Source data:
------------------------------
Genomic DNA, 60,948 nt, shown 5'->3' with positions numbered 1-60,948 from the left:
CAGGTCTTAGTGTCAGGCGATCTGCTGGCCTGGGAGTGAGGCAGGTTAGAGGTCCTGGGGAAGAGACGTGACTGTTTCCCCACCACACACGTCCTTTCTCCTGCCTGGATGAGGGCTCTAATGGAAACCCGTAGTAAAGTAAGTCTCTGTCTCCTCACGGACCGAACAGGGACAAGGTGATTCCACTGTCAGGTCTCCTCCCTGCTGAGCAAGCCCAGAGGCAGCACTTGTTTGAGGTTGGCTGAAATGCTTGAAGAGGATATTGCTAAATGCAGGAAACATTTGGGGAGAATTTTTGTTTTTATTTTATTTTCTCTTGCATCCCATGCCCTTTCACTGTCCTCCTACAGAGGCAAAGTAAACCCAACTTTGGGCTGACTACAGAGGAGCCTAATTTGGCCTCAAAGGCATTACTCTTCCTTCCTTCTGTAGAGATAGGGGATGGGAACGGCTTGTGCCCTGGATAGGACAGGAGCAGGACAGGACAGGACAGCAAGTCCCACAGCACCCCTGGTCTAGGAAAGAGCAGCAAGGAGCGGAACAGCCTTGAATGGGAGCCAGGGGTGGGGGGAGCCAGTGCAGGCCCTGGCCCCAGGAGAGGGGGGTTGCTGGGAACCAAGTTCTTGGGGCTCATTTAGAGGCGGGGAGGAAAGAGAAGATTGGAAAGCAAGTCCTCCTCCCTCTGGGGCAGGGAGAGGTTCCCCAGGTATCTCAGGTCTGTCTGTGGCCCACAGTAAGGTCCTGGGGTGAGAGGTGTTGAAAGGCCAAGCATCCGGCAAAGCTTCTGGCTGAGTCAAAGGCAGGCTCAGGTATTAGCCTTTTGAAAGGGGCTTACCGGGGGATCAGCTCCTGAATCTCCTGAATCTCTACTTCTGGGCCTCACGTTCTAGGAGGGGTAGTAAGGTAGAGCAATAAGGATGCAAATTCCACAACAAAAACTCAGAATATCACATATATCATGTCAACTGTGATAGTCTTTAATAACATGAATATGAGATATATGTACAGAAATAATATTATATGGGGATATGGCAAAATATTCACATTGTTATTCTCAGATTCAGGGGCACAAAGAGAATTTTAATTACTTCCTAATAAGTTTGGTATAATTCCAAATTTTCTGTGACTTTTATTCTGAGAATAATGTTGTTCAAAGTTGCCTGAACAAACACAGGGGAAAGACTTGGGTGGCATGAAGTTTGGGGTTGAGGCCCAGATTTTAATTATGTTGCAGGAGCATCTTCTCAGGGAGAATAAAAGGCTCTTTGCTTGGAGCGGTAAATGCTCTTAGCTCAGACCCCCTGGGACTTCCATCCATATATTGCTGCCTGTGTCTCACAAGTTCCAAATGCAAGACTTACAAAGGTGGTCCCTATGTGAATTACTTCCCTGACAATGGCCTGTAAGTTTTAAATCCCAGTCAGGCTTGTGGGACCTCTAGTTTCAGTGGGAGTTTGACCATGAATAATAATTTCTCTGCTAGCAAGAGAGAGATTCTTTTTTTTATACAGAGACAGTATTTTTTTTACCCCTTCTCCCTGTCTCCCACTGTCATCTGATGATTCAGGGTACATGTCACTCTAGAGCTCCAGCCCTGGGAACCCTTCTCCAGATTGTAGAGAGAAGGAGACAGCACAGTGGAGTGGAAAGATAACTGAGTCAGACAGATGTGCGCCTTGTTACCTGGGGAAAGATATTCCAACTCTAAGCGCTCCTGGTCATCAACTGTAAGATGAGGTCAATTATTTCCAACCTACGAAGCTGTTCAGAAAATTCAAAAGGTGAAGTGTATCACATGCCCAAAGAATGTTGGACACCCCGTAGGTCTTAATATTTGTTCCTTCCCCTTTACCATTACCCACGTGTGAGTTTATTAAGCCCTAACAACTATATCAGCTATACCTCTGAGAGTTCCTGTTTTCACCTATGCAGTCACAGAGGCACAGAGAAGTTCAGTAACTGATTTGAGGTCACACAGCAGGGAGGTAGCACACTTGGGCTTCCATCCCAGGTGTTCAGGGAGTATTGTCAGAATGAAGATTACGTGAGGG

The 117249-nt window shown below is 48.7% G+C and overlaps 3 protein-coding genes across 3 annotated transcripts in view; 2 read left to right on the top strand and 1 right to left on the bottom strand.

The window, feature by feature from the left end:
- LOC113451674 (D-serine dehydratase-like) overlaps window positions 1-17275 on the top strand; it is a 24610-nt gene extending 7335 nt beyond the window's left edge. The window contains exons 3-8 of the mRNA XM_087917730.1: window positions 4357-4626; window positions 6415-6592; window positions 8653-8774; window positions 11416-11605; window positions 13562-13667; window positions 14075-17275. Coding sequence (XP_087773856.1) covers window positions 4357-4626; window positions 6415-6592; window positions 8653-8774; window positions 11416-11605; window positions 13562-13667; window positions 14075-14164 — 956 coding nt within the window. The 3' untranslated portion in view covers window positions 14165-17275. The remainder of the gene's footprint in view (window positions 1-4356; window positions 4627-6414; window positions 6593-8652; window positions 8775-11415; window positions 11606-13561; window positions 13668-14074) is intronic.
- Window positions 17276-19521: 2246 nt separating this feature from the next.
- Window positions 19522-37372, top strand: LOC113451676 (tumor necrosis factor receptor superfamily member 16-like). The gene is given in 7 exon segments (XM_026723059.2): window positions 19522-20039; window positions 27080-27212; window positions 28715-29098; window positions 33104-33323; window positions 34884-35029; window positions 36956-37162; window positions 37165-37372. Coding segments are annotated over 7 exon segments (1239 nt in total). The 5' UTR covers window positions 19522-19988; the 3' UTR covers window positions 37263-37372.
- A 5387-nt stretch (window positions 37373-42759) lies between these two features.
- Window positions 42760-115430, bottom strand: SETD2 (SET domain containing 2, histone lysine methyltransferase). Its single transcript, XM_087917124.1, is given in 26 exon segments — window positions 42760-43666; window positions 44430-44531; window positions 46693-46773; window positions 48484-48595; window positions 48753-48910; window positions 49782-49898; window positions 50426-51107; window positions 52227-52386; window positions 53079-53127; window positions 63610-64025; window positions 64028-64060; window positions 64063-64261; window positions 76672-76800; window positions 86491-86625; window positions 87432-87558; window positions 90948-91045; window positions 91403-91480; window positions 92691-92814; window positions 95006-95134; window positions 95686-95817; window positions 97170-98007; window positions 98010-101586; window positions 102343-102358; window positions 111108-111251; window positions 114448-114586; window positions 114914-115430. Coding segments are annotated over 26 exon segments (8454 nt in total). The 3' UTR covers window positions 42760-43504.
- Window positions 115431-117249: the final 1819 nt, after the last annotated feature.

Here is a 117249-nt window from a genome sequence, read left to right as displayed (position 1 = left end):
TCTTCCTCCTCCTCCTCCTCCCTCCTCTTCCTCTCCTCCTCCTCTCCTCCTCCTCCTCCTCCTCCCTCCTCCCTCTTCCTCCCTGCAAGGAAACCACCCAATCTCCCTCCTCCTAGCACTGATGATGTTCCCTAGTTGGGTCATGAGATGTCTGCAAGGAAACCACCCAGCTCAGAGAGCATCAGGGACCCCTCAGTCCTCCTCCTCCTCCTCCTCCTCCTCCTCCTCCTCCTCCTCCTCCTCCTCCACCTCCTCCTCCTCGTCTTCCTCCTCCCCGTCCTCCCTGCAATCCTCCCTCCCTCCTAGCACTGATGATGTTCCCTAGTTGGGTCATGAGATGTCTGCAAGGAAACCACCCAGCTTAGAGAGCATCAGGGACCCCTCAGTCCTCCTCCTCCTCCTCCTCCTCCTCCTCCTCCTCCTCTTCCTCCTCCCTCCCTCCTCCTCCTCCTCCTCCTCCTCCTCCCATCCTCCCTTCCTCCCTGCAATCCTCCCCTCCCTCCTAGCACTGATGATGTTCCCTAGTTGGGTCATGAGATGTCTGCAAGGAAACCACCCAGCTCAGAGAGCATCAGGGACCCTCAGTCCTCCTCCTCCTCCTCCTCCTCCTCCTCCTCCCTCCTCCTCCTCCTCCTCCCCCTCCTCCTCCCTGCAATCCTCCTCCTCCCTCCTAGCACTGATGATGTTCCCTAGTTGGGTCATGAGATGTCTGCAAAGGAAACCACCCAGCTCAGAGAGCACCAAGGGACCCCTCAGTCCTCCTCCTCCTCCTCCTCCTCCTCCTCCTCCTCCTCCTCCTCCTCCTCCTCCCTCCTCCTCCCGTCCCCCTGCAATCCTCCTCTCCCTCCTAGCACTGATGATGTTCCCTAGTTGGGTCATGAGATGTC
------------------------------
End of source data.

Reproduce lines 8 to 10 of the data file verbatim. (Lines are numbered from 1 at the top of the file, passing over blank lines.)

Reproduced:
- A 5387-nt stretch (window positions 37373-42759) lies between these two features.
- Window positions 42760-115430, bottom strand: SETD2 (SET domain containing 2, histone lysine methyltransferase). Its single transcript, XM_087917124.1, is given in 26 exon segments — window positions 42760-43666; window positions 44430-44531; window positions 46693-46773; window positions 48484-48595; window positions 48753-48910; window positions 49782-49898; window positions 50426-51107; window positions 52227-52386; window positions 53079-53127; window positions 63610-64025; window positions 64028-64060; window positions 64063-64261; window positions 76672-76800; window positions 86491-86625; window positions 87432-87558; window positions 90948-91045; window positions 91403-91480; window positions 92691-92814; window positions 95006-95134; window positions 95686-95817; window positions 97170-98007; window positions 98010-101586; window positions 102343-102358; window positions 111108-111251; window positions 114448-114586; window positions 114914-115430. Coding segments are annotated over 26 exon segments (8454 nt in total). The 3' UTR covers window positions 42760-43504.
- Window positions 115431-117249: the final 1819 nt, after the last annotated feature.